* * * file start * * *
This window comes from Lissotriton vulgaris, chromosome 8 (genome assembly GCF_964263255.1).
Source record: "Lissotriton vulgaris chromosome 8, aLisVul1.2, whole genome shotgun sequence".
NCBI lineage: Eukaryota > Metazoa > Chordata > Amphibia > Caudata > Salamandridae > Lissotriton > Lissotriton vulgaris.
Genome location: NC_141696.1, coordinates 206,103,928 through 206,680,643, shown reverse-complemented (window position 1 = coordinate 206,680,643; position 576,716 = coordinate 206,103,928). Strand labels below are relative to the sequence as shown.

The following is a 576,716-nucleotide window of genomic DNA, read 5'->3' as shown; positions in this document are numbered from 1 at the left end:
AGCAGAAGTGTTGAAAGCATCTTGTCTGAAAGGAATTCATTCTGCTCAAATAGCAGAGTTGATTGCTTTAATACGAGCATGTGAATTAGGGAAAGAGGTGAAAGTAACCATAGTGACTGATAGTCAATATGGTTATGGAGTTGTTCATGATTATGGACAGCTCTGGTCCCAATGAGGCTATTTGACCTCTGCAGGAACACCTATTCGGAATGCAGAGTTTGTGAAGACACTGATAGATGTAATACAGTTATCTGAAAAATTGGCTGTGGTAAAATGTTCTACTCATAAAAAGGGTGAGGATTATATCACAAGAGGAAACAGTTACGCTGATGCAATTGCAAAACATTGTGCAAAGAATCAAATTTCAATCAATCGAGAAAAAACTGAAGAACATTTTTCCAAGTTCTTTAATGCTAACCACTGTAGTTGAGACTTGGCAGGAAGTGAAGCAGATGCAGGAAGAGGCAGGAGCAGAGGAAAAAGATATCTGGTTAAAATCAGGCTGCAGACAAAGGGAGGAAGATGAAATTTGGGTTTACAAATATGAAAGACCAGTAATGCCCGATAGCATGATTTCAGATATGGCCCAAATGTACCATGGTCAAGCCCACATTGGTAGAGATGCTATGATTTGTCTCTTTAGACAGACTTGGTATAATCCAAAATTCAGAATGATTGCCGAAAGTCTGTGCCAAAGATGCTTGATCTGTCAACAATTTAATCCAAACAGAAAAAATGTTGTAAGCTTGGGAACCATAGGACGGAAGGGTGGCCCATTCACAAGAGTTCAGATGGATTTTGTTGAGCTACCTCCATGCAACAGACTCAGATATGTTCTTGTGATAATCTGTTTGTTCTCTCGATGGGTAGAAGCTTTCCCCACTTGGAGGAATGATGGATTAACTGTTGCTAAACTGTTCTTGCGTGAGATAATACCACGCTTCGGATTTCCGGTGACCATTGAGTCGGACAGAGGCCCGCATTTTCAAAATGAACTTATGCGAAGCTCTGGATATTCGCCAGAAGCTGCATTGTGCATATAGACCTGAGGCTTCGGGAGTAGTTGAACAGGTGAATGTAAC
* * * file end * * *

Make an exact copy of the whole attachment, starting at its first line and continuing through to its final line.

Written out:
This window comes from Lissotriton vulgaris, chromosome 8 (genome assembly GCF_964263255.1).
Source record: "Lissotriton vulgaris chromosome 8, aLisVul1.2, whole genome shotgun sequence".
NCBI lineage: Eukaryota > Metazoa > Chordata > Amphibia > Caudata > Salamandridae > Lissotriton > Lissotriton vulgaris.
Genome location: NC_141696.1, coordinates 206,103,928 through 206,680,643, shown reverse-complemented (window position 1 = coordinate 206,680,643; position 576,716 = coordinate 206,103,928). Strand labels below are relative to the sequence as shown.

The following is a 576,716-nucleotide window of genomic DNA, read 5'->3' as shown; positions in this document are numbered from 1 at the left end:
AGCAGAAGTGTTGAAAGCATCTTGTCTGAAAGGAATTCATTCTGCTCAAATAGCAGAGTTGATTGCTTTAATACGAGCATGTGAATTAGGGAAAGAGGTGAAAGTAACCATAGTGACTGATAGTCAATATGGTTATGGAGTTGTTCATGATTATGGACAGCTCTGGTCCCAATGAGGCTATTTGACCTCTGCAGGAACACCTATTCGGAATGCAGAGTTTGTGAAGACACTGATAGATGTAATACAGTTATCTGAAAAATTGGCTGTGGTAAAATGTTCTACTCATAAAAAGGGTGAGGATTATATCACAAGAGGAAACAGTTACGCTGATGCAATTGCAAAACATTGTGCAAAGAATCAAATTTCAATCAATCGAGAAAAAACTGAAGAACATTTTTCCAAGTTCTTTAATGCTAACCACTGTAGTTGAGACTTGGCAGGAAGTGAAGCAGATGCAGGAAGAGGCAGGAGCAGAGGAAAAAGATATCTGGTTAAAATCAGGCTGCAGACAAAGGGAGGAAGATGAAATTTGGGTTTACAAATATGAAAGACCAGTAATGCCCGATAGCATGATTTCAGATATGGCCCAAATGTACCATGGTCAAGCCCACATTGGTAGAGATGCTATGATTTGTCTCTTTAGACAGACTTGGTATAATCCAAAATTCAGAATGATTGCCGAAAGTCTGTGCCAAAGATGCTTGATCTGTCAACAATTTAATCCAAACAGAAAAAATGTTGTAAGCTTGGGAACCATAGGACGGAAGGGTGGCCCATTCACAAGAGTTCAGATGGATTTTGTTGAGCTACCTCCATGCAACAGACTCAGATATGTTCTTGTGATAATCTGTTTGTTCTCTCGATGGGTAGAAGCTTTCCCCACTTGGAGGAATGATGGATTAACTGTTGCTAAACTGTTCTTGCGTGAGATAATACCACGCTTCGGATTTCCGGTGACCATTGAGTCGGACAGAGGCCCGCATTTTCAAAATGAACTTATGCGAAGCTCTGGATATTCGCCAGAAGCTGCATTGTGCATATAGACCTGAGGCTTCGGGAGTAGTTGAACAGGTGAATGTAAC